Toward a More Favorable Patent System: European Patent Reform

Sherry Knowles: “If a company identifies a weak patent now, it might file an inter partes review or post grant review at the U.S. Patent Office. Ten years ago I don’t think any of us would have imagined that the best jurisdiction in the world to invalidate a patent would be the United States.”

Exclusive Interview with Jaime Siegel of Acacia Research

Siegel: “I think this effort to destroy the value of intellectual property is a bigger wet towel on innovation. When startup companies, after they get their angel investing, go out to try and raise funds on round Bs and round Cs, one of the things that investors look at is whether or not that company has an innovation that is different and protectable so that the investors know that number one there is something in there that’s protectable so that they can protect their investment. And when companies, small companies that make the investment into intellectual property portfolio development it sends a signal, two signals. It sends a signal that, number one, they’re progressive enough and smart enough to think about protecting their innovation. And, number two, it provides collateral for the investments that the investors are making into the company. So if the company were to not be successful in its business, they would have this asset of an IP portfolio sitting there that could still be sold or otherwise monetized to help the investors recoup their investments.”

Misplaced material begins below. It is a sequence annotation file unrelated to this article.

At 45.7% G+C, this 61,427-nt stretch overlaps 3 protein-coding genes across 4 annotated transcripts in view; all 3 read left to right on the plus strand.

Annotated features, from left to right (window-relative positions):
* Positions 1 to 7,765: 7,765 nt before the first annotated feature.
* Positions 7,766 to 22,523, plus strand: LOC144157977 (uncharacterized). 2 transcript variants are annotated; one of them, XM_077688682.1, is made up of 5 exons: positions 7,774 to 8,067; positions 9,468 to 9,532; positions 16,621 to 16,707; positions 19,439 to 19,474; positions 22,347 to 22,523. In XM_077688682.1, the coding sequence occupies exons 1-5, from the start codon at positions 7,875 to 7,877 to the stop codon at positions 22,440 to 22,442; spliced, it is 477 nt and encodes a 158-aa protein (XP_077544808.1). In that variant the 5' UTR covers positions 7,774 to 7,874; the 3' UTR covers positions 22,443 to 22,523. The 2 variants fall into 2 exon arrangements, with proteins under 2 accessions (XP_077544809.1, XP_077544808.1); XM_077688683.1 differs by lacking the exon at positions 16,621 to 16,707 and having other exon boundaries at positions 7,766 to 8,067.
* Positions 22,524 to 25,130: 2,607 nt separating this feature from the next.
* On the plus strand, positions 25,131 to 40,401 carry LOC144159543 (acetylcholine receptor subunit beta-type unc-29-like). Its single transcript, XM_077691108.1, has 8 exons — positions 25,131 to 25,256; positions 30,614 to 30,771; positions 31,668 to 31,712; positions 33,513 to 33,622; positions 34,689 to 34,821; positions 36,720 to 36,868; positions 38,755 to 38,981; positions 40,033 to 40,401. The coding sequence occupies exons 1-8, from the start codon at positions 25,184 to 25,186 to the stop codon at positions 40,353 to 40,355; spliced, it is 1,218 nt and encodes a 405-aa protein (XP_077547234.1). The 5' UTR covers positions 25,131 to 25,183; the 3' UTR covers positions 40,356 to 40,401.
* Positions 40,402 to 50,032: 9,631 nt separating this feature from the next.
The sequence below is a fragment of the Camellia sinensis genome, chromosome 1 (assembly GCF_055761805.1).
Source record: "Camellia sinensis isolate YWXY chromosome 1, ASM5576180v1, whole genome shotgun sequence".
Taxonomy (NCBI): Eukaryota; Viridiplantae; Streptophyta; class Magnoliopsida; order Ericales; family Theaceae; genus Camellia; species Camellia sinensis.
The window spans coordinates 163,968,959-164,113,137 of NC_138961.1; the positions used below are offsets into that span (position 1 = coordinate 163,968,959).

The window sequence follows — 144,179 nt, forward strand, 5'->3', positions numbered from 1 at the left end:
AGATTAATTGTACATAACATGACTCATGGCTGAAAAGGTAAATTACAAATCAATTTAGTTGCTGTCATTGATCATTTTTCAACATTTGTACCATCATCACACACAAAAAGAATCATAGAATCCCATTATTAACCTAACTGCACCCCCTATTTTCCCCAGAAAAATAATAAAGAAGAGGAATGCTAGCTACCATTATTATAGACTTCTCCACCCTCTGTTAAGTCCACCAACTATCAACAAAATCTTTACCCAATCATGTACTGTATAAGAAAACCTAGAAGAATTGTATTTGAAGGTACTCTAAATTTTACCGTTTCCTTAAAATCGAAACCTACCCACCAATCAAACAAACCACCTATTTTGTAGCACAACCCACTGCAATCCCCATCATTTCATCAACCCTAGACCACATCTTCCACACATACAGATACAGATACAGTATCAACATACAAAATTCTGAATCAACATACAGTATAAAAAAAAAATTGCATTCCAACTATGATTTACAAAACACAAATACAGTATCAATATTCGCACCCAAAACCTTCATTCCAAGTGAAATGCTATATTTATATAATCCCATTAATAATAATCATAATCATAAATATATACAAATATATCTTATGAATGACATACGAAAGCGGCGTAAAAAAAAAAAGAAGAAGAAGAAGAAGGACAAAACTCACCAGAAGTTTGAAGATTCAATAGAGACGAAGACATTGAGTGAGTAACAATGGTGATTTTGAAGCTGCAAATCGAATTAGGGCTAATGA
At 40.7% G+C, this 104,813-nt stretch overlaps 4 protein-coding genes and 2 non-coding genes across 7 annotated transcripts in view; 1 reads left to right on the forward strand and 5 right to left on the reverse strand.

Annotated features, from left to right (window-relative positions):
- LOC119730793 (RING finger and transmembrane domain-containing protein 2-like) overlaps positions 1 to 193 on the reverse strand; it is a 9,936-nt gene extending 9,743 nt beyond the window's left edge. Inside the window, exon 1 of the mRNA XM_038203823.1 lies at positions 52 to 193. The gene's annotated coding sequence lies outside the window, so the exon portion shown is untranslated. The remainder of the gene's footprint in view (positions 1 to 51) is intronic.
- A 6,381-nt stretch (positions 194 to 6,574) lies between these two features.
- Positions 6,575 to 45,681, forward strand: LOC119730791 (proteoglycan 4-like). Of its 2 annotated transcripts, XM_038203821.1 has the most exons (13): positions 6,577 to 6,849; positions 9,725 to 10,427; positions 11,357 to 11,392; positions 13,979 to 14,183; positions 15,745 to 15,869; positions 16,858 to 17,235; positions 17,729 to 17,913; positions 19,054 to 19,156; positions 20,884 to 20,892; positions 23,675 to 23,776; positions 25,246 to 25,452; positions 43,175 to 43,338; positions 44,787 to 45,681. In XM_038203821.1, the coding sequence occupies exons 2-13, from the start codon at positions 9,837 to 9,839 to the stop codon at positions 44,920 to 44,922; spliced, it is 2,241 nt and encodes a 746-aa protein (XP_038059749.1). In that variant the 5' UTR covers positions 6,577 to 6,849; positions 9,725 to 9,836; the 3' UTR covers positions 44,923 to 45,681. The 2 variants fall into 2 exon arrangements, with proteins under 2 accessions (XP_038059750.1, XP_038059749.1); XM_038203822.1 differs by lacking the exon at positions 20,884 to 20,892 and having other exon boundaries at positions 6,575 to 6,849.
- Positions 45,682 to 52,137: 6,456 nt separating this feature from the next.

The Software Patent Problem: Not Emphasizing the Technological Contribution of the Innovation

LEMLEY: “People have been writing claims that don’t emphasize the technological contribution of the innovation. And I think that’s part of the problem. And I think if we can write claims that really highlight the technological contribution then the Court maybe is going to be inclined to view those differently. And more favorably.”

The Ramifications of Alice: A Conversation with Mark Lemley

LEMLEY: “I think Alice is a real sea change on the patentable subject matter issue. I’ve heard a lot of folks talk about how Alice doesn’t really use the word “software” so it doesn’t really change anything, but I honestly think that’s wishful thinking… I think a lot of patent lawyers had talked ourselves into thinking that the Court didn’t really mean it in Mayo when it talked about having to add a significant inventive component beyond the abstract idea or the natural process. But the court in Alice makes it clear that if your patent covers an implementation of an idea we want proof of an inventive concept beyond that idea before we’ll grant you a patent.

Creating Software Obviously Isn’t Easy – Part 3 with Bob Zeidman

“[F]or a living I reverse engineer code and testify in court. Yet I could not reverse engineer this code. Every time I touched it to make some kind of change to test it, the whole thing broke. And I finally had to write the code completely from scratch because this open source code was such a kludge, such a mess, that it was impossible for me to figure out… [T]here’s a bunch of issues here and maybe some of them are that programmers nowadays aren’t well trained and they’re not well disciplined in programming techniques… [they] write code as quickly as you can, throw it out there, people will debug it for you. So first of all maybe we need to be teaching more discipline to programmers. We need to… convince them, hey, now that you’ve really gone through a rigorous program it’s not just okay to throw stuff together but create something with a structure that’s debuggable, that’s understandable, and that is innovative and patentable.”